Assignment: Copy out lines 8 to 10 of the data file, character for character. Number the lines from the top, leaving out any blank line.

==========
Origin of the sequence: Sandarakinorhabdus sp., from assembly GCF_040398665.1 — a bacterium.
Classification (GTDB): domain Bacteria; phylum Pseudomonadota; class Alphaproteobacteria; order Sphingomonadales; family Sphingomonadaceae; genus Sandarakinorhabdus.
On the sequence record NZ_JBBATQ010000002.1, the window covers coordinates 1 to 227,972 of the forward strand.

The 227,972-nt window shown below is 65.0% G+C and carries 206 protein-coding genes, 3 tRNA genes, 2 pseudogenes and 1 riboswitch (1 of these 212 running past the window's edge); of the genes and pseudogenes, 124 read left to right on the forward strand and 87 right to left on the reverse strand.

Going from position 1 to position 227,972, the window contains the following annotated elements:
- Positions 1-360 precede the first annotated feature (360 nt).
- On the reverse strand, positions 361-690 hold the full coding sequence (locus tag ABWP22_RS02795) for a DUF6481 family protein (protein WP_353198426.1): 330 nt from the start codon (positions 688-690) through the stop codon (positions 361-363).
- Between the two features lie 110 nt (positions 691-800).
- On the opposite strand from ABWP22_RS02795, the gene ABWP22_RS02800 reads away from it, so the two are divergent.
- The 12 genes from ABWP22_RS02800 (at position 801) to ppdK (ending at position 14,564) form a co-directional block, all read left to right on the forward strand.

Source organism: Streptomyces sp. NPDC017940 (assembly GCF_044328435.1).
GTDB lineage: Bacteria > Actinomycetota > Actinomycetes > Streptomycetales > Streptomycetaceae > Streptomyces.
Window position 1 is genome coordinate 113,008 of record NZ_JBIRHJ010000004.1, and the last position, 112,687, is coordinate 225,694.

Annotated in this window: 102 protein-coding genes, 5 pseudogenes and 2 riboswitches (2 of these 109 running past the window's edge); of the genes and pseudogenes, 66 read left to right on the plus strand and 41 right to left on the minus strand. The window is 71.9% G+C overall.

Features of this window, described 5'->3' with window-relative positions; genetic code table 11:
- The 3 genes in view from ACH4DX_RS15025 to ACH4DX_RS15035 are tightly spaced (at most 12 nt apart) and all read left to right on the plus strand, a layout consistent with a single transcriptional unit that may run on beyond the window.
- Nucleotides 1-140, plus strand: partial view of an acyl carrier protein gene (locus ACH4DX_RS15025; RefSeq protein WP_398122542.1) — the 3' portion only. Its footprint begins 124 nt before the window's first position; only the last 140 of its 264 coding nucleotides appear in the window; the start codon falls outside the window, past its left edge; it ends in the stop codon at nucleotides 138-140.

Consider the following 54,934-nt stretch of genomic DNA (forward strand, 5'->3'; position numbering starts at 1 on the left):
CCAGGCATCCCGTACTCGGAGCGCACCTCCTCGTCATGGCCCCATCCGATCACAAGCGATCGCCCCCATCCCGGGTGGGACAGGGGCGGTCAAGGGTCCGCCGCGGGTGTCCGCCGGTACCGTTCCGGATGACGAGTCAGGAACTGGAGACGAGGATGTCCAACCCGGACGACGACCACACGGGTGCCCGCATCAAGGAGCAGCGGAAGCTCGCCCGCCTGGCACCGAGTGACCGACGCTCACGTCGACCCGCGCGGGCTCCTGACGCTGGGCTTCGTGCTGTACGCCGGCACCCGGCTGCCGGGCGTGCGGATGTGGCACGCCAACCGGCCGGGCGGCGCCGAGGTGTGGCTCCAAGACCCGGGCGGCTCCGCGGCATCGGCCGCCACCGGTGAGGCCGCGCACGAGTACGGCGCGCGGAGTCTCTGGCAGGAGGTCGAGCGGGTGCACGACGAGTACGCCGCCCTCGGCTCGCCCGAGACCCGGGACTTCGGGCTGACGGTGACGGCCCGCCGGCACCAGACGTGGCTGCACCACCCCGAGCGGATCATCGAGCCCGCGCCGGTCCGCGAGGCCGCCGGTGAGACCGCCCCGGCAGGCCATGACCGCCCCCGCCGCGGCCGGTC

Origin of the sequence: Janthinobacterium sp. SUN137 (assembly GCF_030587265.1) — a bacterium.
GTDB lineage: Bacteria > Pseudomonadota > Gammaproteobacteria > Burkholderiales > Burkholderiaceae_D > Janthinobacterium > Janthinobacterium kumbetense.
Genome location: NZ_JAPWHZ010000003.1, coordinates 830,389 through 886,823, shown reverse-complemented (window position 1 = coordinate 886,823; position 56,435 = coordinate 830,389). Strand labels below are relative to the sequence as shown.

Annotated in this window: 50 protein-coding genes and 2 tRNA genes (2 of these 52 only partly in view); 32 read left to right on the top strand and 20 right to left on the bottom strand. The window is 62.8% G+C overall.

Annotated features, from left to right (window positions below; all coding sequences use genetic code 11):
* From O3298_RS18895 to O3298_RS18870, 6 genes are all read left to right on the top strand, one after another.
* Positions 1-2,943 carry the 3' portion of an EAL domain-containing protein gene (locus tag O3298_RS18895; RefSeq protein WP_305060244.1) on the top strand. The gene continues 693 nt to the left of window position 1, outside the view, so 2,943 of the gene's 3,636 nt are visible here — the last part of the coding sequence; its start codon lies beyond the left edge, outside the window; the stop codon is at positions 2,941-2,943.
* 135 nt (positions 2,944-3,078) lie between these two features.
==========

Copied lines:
- Between the two features lie 110 nt (positions 691-800).
- On the opposite strand from ABWP22_RS02795, the gene ABWP22_RS02800 reads away from it, so the two are divergent.
- The 12 genes from ABWP22_RS02800 (at position 801) to ppdK (ending at position 14,564) form a co-directional block, all read left to right on the forward strand.